One of Zola's first works published was his autobiographical La Confession de Claude (1865), which attracted many critics and brought negative attention to himself including the police. Guilt and shame haunt Thérèse Raquin (1867), another of Zola's works to inspire many film and television adaptations. Madeleine Férat was published a year later. Zola further explores the scientific model in Le Roman Experimental (The Experimental Novel) (1880). He next wrote his Les Trois Villes series consisting of Lourdes (1894), Rome (1896), and Paris (1898).
Perhaps the most sensational and certainly politically influential work of Zola's is "J'accuse" (I Accuse!) (1898), his open letter to then French president Félix Faure. Accusing the French government of anti-semitism, it was published on the front page of the Paris newspaper `L'Aurore' (The Dawn) on 13 January, 1898, in response to the Dreyfus affair, a scandal that had divided the country in two as the rest of the world watched on uneasily. Captain Alfred Dreyfus was a Jewish military officer in the French army, hastily tried and convicted of treason in 1894. Realising their error in haste and bureaucratic bungling, the government was not willing to back down and release him from imprisonment on Devil's Island until many years later. Zola's article of exposure and ensuing furore helped lead France to enact a law in 1905 that separates church and state; "The Republic neither recognizes, nor salaries, nor subsidizes any religion"."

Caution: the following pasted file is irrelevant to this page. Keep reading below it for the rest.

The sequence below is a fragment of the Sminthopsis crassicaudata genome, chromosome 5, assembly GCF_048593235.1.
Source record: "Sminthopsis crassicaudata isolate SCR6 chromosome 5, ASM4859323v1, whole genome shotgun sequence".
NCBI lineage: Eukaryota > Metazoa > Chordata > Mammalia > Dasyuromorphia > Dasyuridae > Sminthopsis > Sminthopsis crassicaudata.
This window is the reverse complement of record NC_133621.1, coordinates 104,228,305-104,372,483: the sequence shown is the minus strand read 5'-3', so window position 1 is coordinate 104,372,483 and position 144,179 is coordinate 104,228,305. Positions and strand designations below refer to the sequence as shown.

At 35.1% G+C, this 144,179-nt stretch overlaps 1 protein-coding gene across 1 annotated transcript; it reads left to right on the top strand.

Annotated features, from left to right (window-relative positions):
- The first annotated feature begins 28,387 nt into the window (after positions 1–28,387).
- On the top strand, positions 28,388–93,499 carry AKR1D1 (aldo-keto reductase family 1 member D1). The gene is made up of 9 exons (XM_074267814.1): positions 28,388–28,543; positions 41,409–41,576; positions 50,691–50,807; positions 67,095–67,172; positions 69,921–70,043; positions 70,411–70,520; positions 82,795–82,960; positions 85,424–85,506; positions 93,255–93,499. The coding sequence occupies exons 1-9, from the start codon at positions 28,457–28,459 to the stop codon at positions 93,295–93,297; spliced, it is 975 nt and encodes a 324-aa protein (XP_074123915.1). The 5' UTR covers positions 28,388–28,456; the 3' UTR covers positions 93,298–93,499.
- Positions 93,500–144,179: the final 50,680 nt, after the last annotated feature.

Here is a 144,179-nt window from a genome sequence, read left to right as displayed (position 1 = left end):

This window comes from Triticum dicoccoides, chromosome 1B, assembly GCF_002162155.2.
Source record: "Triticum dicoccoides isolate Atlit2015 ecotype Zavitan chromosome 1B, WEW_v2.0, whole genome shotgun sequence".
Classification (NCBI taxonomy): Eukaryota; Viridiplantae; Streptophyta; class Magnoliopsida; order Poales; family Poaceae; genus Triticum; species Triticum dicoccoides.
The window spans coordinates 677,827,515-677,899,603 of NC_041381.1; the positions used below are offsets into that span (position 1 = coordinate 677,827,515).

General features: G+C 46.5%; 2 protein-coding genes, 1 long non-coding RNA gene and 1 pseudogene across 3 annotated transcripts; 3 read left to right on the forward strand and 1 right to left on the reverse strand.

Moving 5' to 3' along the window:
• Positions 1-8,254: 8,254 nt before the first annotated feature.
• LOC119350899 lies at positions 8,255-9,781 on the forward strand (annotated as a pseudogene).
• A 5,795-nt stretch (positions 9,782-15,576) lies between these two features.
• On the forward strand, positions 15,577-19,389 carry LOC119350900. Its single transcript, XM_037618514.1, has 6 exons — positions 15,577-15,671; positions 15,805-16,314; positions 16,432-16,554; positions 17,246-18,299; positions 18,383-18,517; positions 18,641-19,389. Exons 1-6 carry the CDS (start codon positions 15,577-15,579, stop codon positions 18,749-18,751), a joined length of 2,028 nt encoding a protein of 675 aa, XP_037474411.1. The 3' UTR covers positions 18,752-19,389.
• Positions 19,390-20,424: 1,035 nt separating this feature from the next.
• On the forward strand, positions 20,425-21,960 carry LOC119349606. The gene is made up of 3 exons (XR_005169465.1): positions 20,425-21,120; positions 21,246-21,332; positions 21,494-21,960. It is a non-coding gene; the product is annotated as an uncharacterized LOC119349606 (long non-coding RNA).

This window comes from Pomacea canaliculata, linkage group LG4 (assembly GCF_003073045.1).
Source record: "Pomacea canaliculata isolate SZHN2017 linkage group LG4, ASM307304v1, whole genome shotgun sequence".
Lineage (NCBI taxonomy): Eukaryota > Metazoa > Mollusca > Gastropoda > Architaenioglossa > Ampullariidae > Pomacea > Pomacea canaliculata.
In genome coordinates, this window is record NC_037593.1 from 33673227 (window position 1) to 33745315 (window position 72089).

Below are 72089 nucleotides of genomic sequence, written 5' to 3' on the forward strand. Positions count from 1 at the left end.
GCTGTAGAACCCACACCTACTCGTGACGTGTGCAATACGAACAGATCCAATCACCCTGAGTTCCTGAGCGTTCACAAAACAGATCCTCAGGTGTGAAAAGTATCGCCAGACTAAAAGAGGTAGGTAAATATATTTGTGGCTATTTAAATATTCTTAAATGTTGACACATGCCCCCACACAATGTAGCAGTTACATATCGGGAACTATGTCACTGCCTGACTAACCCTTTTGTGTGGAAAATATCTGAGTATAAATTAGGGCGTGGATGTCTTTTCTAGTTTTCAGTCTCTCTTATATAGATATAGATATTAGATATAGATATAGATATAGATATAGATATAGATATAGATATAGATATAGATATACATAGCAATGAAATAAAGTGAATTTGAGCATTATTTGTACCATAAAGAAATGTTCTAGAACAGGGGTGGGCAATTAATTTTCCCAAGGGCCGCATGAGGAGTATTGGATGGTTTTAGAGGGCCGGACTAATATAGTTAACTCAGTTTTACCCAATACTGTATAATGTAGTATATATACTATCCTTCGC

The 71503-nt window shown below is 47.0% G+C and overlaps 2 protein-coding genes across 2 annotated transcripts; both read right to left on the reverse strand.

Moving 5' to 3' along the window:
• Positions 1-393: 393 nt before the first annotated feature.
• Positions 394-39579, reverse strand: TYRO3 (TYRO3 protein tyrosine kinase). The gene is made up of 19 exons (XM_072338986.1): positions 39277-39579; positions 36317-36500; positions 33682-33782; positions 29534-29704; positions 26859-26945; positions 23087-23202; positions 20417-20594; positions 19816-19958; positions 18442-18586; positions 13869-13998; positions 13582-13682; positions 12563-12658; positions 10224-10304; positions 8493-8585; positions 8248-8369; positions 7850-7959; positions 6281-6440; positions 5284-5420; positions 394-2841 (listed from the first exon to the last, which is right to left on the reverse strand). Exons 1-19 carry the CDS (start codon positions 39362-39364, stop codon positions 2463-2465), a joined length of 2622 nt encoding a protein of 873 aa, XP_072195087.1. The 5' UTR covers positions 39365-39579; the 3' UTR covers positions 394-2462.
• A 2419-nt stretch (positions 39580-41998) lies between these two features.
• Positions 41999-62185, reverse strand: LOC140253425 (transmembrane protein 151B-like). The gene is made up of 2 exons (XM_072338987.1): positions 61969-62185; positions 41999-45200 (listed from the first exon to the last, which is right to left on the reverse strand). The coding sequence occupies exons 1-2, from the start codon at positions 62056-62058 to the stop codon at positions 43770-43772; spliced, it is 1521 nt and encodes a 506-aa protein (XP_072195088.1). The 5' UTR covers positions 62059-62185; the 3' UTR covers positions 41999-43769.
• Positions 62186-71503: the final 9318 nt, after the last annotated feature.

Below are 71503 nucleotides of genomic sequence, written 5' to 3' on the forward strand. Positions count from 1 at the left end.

Zola was convicted of libel and after his internationally covered trial sentenced to a year long jail term but fled to England. He returned to France when the charge against him was dismissed. Dreyfus was exonerated and regained full honours with the military. Back in France, Zola continued writing, including his Les Quatre Évangiles (Four Gospels); Fécondité (Fruitfulness) (1900), Travail (Labor) (1901), Vérité (Truth) (1903), and Justice (unfinished).
In Paris on May 31, 1870 Emile Zola and Alexandrine (Gabrielle) Meley (1893-1925) married. She had been a close companion and friend for years. Emile and Alexandrine had no children together, however, Emile had 2 children with his mistress Jeanne Rozerot (1867-1914), whom he had met in 1888. She was twenty-seven years younger than him. Emile Zola died on Tuesday September 29th, 1902, at the age of 62, at his home on the Rue de Bruxelles in Paris. He died of carbon monoxide poisoning, although some say it was under suspicious circumstances. His wife Alexandrine was successfully revived and lived many more years. His Montmartre funeral was attended by more than 50,000 people including government and military officials, including Captain Alfred Dreyfus. Emile Zola was eulogised by fellow author Anatole France. Zola was first interred at the Cimetière de Montmartre in Paris, then in 1908 moved to The Panthéon in the Latin Quarter of Paris where he now rests among fellow French literary giants including Francois-Marie Arouet Voltaire, Jean Jacques Rousseau, and Victor Hugo.
Biography written by C.D. Merriman for Jalic Inc. Copyright Jalic Inc. 2006. All Rights Reserved.